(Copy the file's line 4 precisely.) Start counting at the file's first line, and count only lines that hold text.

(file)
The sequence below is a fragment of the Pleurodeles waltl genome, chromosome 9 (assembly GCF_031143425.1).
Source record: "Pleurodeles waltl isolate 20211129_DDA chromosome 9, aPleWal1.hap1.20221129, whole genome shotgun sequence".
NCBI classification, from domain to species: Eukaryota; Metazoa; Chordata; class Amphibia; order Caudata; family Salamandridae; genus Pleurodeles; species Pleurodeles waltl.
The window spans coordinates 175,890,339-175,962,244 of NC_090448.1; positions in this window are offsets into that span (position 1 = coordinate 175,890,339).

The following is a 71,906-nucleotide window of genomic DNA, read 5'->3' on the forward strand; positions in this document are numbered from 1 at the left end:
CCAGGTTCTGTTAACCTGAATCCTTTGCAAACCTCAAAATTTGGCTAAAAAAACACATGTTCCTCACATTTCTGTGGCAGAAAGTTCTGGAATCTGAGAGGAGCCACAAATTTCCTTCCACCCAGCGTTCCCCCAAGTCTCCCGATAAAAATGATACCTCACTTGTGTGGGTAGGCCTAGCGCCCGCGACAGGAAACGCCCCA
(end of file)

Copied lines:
The window spans coordinates 175,890,339-175,962,244 of NC_090448.1; positions in this window are offsets into that span (position 1 = coordinate 175,890,339).